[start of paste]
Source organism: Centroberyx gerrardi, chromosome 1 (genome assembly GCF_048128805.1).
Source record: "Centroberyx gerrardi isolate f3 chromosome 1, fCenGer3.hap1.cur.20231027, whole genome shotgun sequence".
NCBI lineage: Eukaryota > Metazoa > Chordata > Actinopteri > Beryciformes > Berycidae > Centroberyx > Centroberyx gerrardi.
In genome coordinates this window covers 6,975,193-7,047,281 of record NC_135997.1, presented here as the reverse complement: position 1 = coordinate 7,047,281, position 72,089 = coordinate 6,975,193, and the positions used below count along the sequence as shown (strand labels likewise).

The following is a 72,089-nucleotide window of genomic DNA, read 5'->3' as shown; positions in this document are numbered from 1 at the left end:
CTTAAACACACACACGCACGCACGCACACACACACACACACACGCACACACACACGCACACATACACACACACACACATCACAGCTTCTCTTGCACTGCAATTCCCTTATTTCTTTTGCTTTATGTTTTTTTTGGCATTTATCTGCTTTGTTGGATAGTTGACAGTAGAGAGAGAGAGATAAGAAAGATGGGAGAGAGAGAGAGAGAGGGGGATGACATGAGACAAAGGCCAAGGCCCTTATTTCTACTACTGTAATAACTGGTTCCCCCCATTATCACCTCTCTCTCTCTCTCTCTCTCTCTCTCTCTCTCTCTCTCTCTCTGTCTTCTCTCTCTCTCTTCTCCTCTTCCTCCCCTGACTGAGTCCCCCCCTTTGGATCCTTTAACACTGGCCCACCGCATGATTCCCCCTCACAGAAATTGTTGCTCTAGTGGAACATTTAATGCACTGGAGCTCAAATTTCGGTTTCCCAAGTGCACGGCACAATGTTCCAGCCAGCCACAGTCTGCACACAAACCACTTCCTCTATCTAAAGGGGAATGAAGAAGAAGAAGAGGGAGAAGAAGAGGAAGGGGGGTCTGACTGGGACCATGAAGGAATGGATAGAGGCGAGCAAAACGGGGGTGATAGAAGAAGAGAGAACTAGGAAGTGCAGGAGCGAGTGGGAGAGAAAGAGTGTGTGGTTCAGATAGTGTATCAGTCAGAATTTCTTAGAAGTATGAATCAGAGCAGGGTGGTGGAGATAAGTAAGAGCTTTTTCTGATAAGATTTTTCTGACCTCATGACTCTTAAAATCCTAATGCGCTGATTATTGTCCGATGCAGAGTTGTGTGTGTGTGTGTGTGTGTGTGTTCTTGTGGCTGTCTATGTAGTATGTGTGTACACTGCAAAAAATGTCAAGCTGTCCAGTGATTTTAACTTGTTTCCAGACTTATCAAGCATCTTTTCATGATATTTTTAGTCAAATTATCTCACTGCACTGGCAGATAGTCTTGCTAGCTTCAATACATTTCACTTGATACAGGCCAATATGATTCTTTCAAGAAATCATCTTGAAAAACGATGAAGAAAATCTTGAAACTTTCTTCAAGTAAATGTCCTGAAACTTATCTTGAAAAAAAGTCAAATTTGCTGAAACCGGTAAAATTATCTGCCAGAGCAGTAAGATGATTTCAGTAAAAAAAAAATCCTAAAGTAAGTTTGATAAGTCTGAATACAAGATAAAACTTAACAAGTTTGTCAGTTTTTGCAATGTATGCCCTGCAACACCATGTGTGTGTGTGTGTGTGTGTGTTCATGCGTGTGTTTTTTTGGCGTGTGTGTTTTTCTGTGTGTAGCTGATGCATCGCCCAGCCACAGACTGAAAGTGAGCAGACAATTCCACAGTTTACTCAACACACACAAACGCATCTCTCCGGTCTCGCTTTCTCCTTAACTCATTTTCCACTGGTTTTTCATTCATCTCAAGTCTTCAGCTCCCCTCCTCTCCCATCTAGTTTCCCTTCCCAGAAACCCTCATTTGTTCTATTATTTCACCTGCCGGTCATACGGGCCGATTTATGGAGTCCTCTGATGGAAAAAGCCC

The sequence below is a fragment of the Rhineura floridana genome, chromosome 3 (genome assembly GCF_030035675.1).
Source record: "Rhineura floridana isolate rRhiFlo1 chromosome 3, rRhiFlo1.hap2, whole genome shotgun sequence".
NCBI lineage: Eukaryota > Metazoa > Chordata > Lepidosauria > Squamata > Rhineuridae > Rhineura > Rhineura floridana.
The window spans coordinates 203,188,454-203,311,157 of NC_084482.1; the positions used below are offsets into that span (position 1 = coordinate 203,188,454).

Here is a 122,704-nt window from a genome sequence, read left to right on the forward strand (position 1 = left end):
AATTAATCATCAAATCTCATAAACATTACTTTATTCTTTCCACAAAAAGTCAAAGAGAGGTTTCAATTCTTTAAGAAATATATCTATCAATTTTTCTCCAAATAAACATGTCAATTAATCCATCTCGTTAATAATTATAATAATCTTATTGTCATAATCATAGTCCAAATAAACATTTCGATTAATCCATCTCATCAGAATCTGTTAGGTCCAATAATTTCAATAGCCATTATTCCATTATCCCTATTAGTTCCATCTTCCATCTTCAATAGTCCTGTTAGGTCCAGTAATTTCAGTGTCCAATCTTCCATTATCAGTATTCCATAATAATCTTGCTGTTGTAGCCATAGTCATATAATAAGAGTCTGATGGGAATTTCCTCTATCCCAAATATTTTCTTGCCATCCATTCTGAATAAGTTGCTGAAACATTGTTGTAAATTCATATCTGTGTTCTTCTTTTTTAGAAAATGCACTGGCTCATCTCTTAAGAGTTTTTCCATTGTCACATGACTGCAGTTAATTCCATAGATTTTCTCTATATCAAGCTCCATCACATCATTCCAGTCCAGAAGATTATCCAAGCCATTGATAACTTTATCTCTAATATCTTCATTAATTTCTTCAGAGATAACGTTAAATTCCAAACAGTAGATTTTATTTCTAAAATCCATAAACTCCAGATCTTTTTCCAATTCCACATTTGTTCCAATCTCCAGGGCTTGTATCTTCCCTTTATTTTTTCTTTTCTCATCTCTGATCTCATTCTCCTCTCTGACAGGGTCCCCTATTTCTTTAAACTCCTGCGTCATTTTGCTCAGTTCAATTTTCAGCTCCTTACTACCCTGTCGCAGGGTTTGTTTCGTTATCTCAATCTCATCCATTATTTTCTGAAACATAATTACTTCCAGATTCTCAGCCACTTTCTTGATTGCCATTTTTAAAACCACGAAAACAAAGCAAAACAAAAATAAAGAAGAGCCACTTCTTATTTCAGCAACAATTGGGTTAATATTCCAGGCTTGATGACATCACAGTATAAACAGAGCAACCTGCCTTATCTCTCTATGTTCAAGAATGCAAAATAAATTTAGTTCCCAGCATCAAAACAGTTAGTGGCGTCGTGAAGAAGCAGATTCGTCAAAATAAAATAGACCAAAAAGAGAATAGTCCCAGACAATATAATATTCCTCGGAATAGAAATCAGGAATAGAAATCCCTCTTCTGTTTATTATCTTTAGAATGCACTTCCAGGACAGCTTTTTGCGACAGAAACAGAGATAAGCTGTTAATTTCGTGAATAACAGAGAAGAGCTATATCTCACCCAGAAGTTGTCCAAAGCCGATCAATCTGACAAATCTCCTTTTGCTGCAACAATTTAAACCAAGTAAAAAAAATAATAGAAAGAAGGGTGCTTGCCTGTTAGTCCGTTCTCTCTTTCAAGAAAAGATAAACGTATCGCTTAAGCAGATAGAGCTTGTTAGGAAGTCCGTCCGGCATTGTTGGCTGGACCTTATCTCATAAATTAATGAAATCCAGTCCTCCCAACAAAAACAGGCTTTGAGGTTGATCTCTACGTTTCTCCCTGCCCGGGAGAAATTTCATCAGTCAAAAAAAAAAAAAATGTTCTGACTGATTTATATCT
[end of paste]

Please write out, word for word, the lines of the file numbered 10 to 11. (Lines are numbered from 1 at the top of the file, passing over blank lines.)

The window spans coordinates 203,188,454-203,311,157 of NC_084482.1; the positions used below are offsets into that span (position 1 = coordinate 203,188,454).

Here is a 122,704-nt window from a genome sequence, read left to right on the forward strand (position 1 = left end):